A growing tradition at the 2017 Marion County Fair brought boys and girls between the ages of three and seven together for a calf show, immersing them in the same experience as their older siblings, cousins and friends.

A growing tradition at the 2017 Marion County Fair brought boys and girls between the ages of three and seven together for a calf show, immersing them in the same experience as their older siblings, cousins and friends.

Shannon DeHaan said her family joined other families to kick off the Pee Wee Calf Show for the 2016 Marion County Fair. For 2017, several families who raise goats and sheep asked fair board members if they could host Pee Wee Goat and Sheep Shows for the first time — giving younger kids the opportunity to show livestock like 4-H members do in the shows open to participants who are eight or older. DeHaan is a family friend to five-year-old Brylee Dames, who has been helping feed and give water to her calf, Mr. Moo, for the past five months before the Pee Wee Calf Show on Friday, Aug. 4.

Dames said she felt nervous at first when she went into the arena to show her calf, but she enjoyed getting to join in the action like her cousins, Donovan, 6, and Emma, 8; and her siblings, Ty, 3, and Olivia, 7. Dames also showed a goat and a sheep during the Pee Wee Shows, noting her favorite part of the experience was getting to show her sheep, Phoebe. She said she would definitely be returning for the shows during next year’s fair. As she sat down with Dames, DeHaan said the Pee Wee Shows offered a great opportunity that she would have thoroughly enjoyed before she could join 4-H.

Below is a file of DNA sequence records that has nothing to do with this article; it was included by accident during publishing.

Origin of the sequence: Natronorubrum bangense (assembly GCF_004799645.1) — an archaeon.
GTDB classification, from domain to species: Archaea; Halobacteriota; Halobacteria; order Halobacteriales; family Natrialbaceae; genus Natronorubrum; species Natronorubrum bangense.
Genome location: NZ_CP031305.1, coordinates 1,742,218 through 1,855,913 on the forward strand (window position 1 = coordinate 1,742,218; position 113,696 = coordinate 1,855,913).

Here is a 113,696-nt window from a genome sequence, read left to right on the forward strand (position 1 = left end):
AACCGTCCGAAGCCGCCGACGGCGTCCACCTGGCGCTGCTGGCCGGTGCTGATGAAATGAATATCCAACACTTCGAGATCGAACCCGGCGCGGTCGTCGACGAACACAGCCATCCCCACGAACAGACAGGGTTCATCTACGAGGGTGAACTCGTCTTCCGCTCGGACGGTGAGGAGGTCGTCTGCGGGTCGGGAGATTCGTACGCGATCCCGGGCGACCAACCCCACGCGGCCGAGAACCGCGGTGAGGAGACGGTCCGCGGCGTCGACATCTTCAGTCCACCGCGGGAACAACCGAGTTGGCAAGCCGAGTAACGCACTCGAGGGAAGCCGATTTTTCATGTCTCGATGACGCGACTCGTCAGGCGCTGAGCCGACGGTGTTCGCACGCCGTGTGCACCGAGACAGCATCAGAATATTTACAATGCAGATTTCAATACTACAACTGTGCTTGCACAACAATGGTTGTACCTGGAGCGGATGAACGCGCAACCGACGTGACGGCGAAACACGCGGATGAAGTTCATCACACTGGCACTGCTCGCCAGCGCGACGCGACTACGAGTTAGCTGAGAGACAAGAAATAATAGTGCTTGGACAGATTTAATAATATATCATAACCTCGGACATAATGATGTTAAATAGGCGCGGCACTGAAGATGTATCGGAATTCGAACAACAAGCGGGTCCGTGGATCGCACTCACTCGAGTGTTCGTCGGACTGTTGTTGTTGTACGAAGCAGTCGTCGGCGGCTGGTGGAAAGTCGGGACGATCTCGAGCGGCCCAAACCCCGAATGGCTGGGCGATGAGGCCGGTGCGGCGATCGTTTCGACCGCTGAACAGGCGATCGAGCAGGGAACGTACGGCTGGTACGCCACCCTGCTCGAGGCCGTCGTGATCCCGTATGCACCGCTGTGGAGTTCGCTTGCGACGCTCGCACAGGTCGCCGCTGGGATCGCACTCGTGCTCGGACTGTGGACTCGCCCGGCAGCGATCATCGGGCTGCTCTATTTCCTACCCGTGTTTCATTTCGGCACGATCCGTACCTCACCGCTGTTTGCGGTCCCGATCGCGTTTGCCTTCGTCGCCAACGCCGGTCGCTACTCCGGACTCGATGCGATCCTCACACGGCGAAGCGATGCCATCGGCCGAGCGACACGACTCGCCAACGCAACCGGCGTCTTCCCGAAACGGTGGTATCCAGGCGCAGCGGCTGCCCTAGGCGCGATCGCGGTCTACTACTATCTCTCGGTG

“You can’t start 4-H until you’re eight years old, so now they’re being able to start and learn the process of how to do this before they are eligible,” she said. “So it’s awesome to just have all of these kids out here to learn about agriculture and it’s just a very good experience, isn’t it?”

“Yes,” Dames said with a smile.

Seven-year-old Sophie Martin carefully brushed the her calf Betsy’s coat, talking about the show with her father, Shawn Martin. Sophie has cared for her calf since March, and she helps her brother with food and water. The experience gets every member of the family involved, Shawn Martin said.

“Everybody’s involved in some way or another — whether you’re paying for it, getting dirty by it or losing sleep because you’re out there dealing with the animals — you’re always there,” Martin said. “It’s very involved, but it’s worth it.”

Martin said he enjoyed watching his children in the shows as all their work comes together..

“It’s a great feeling,” Martin said. “Her mother and I really enjoy watching them do this, and it’s great seeing them participate and working with the animals.”

Marion County Farm Bureau President Joe Kendrick said the weather was excellent, and large crowds filled with parents, grandparents and other loved ones cheered on the smiling competitors. The cattle show brought in 57 participants. The Pee Wee Goat Show attracted 17 participants, and 23 youth participated in the Pee Wee Sheep Show during their first years at the fair. Kendrick said the shows were off to a great start, pointing out that if one one-half or one-third of the 20 participants in the seven-year-old category joined 4-H, it will help bolster the program with more new members.

Kendrick commended the shows’ sponsors who helped provide each competitor with a bucket, a comb, a brush and what might have been the most popular gift of them all — an ice cream sandwich.

Reach reporter Trevor McDonald at trevor.mcdonald@courierpost.com